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Published by: Oxfam on Apr 12, 2011
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02/08/2013

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www.oxfam.org
The Global Economic Crisisand Developing Countries
Duncan Green*, Richard King*, MayMiller-Dawkins
+
 
*Oxfam GB,
+
Oxfam Australia
28 May 2010
For further information, or to comment on this paper, emailresearch@oxfam.org.uk
OXFAMRESEARCHREPORT
 
 
 
The Global Economic Crisis and Developing Countries 
, Oxfam InternationalResearch Report, May 2010
2
Contents
Contents 2
 
Summary 4
 
The limits to resilience 5
 
Responding to crises 6
 
Lessons for the future 6
 
The future: building back better? 7
 
Scope and methodology 8
 
1 Impact, resilience, and vulnerability 9
Asia and the Pacific 14
 
Regional overview 14
 
Formal productive economy 16
 
Informal productive economy 18
 
Migration and remittances 18
 
Reproductive economy: household impacts 19
 
Sources of vulnerability and resilience 21
 
Sub-Saharan Africa 23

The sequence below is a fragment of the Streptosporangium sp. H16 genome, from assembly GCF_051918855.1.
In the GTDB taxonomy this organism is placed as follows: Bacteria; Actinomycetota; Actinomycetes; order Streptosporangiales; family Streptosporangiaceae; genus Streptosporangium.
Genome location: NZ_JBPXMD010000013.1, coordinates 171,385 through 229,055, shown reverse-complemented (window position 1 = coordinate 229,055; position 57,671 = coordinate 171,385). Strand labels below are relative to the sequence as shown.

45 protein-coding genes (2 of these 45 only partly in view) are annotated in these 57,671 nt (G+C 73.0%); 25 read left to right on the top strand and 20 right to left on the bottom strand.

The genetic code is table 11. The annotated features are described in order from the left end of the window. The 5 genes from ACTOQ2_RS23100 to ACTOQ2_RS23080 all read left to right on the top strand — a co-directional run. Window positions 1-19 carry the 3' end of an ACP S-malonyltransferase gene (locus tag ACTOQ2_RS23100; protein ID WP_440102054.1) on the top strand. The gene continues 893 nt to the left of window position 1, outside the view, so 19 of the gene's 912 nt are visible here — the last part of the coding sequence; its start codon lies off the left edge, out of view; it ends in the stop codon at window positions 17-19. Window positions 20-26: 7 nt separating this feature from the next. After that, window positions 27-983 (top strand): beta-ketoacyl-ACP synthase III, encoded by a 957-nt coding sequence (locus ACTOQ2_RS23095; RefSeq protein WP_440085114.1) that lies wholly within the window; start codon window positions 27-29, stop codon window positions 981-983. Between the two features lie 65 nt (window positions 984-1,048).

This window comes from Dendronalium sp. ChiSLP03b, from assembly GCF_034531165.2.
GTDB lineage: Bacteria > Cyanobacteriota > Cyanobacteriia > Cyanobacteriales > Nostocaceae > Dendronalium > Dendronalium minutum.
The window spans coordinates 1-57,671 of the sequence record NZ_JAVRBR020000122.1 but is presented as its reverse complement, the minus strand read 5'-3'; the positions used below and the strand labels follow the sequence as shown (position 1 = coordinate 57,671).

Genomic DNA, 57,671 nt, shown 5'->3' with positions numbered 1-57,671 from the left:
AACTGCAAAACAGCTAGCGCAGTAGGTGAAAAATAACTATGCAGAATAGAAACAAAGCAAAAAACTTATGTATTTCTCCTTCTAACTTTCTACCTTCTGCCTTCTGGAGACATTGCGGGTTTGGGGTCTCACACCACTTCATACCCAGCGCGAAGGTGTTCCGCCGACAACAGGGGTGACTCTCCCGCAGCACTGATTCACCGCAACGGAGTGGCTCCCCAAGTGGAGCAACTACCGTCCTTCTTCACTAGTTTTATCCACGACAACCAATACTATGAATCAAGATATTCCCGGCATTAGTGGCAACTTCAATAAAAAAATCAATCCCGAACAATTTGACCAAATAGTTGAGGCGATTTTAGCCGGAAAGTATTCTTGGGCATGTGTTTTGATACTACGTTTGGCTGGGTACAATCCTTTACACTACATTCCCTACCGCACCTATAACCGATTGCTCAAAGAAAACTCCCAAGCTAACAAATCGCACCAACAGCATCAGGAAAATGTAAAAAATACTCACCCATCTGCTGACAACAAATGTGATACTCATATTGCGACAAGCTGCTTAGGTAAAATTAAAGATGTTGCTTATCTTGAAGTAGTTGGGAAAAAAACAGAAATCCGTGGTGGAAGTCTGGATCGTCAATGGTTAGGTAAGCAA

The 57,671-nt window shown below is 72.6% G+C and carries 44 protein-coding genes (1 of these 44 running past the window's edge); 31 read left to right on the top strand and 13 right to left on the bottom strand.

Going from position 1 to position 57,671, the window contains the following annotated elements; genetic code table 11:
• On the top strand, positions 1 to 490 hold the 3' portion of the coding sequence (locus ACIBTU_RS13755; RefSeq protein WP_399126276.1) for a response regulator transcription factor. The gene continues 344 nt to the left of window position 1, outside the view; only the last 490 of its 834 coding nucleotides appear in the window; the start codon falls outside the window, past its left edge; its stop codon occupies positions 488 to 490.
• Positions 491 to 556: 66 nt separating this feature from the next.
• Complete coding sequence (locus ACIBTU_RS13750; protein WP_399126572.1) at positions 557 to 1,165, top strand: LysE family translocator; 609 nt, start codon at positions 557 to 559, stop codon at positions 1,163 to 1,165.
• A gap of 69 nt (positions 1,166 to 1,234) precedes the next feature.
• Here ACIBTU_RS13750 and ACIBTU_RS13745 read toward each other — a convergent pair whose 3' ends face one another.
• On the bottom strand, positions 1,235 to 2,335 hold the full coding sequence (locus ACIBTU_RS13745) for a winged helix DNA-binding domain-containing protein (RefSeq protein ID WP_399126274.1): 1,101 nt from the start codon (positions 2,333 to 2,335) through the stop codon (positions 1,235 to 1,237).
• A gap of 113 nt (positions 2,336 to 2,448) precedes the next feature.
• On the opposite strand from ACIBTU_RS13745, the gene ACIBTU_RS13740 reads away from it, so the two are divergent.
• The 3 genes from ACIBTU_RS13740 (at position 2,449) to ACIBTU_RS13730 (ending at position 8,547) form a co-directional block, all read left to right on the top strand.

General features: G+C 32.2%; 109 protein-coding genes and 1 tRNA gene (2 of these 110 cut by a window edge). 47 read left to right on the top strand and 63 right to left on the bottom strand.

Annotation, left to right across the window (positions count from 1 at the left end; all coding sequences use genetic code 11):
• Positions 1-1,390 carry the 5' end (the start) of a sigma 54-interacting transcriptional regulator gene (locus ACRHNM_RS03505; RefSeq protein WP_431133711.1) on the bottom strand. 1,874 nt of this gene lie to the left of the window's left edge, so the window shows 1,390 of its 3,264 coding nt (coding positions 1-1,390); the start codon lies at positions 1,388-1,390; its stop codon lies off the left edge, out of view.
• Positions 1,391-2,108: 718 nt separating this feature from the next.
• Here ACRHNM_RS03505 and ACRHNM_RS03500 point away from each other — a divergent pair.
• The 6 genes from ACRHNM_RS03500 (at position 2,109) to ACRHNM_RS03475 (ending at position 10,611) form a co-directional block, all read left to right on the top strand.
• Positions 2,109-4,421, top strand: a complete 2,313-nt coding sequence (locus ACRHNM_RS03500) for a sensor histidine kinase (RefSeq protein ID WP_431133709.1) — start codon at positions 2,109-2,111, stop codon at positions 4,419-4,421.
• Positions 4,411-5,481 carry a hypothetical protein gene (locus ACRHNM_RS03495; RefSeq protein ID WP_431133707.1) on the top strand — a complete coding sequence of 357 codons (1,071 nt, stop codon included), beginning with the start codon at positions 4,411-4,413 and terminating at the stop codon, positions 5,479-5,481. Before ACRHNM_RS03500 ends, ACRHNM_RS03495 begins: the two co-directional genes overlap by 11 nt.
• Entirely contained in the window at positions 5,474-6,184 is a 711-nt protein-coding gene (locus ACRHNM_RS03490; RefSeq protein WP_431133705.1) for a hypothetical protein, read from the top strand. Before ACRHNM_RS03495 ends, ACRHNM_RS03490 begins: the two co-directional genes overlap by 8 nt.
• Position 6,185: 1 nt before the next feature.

Regional overview 23
 
Financial economy 23
 
Formal productive economy 24
 
Informal productive economy 25
 
Migration and remittances 26
 
Reproductive economy: household impacts 26
 
Sources of vulnerability and resilience 27
 
Latin America and the Caribbean 31
 
Regional overview 31
 
Financial economy 31
 
Formal productive economy 31
 
Informal productive economy 33
 
Migration and remittances 33
 
Reproductive economy: household impacts 34
 
Sources of vulnerability and resilience 34
 
2 Responses to the crisis 36
Fiscal and monetary responses 36
 
Economic policy and job creation 37
 
Social responses 38
 
International institutions’ responses 40
 
Asia and the Pacific 41
 
Fiscal and monetary responses 41
 
Economic policy and job creation 42
 
Social responses 43
 
Sub-Saharan Africa 46
 
Fiscal and monetary responses 46
 
Economic policy and job creation 47
 
 
 
The Global Economic Crisis and Developing Countries 
, Oxfam InternationalResearch Report, May 2010
3
Social responses 48
 
Latin America and the Caribbean 50
 
Fiscal and monetary responses 50
 
Economic policy and job creation 51
 
Social responses 52
 
3 Conclusions 54
After a crisis 56
 
References 58Notes 62
 
Annex 1: Scope and methods of Oxfam research projects 68
 
Annex 2: Overview of consultation on the draft report 70
 
Acknowledgements 71